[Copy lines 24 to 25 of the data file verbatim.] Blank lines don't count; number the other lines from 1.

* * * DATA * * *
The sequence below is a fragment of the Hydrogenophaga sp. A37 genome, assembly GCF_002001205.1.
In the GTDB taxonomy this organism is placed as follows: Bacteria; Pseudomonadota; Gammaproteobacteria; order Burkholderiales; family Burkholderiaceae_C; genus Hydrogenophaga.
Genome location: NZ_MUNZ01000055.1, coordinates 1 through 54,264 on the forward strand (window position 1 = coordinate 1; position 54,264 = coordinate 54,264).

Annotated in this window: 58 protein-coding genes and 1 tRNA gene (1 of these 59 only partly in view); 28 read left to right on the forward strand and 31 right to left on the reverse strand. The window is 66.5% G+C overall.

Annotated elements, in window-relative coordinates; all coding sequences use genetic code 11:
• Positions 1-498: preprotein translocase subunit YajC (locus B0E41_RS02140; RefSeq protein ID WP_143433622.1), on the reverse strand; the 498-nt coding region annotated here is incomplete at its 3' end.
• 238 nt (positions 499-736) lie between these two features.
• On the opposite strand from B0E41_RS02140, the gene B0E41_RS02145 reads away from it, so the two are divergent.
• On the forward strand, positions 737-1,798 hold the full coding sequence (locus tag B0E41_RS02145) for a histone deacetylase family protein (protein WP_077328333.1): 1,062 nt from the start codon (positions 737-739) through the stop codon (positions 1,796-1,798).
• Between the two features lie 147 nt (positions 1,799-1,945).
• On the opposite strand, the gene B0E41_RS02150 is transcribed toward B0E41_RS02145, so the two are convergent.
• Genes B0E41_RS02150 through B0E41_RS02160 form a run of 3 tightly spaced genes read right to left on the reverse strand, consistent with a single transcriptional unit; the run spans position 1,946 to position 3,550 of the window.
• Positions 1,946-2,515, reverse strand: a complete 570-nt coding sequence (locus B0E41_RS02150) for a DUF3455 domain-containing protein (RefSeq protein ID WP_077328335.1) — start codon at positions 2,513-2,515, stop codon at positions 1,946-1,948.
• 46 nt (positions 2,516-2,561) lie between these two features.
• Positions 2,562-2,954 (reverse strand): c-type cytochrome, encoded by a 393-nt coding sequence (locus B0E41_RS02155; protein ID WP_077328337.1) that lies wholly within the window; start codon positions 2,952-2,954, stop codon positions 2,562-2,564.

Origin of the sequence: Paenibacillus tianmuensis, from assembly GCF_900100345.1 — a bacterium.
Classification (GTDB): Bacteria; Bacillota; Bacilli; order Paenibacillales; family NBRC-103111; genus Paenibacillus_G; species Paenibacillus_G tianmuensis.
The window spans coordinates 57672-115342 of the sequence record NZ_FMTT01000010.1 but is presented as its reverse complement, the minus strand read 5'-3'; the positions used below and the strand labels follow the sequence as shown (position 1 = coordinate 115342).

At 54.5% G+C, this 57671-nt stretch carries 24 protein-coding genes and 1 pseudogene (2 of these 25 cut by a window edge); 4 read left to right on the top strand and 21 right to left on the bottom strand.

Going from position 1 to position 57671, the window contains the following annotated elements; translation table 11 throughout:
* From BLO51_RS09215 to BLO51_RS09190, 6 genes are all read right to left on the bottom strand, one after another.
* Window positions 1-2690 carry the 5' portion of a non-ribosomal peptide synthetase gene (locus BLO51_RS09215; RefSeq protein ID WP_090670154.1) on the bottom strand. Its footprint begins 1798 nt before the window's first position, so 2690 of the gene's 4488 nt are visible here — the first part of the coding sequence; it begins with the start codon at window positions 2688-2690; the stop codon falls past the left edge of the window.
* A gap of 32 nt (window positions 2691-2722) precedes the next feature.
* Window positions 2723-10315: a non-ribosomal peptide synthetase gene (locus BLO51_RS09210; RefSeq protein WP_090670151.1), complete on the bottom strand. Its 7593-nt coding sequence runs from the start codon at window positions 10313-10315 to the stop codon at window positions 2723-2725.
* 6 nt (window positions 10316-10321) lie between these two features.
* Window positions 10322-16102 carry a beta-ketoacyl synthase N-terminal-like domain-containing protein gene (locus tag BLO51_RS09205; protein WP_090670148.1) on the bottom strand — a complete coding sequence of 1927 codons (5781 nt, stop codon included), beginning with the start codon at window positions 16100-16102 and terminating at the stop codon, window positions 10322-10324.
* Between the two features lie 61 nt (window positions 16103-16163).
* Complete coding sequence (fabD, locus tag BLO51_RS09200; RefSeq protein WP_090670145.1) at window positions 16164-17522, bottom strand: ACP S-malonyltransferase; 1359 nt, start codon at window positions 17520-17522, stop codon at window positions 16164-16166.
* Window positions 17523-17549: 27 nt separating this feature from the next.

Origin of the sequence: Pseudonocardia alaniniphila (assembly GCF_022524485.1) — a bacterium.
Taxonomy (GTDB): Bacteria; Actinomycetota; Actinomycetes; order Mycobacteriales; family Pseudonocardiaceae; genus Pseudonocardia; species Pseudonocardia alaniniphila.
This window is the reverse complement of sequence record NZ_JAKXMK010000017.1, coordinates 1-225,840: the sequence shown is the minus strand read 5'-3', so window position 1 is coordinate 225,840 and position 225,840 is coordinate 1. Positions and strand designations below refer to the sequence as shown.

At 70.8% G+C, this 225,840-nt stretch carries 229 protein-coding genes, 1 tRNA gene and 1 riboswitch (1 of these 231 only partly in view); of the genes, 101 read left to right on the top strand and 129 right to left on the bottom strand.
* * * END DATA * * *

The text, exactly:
* Window positions 2723-10315: a non-ribosomal peptide synthetase gene (locus BLO51_RS09210; RefSeq protein WP_090670151.1), complete on the bottom strand. Its 7593-nt coding sequence runs from the start codon at window positions 10313-10315 to the stop codon at window positions 2723-2725.
* 6 nt (window positions 10316-10321) lie between these two features.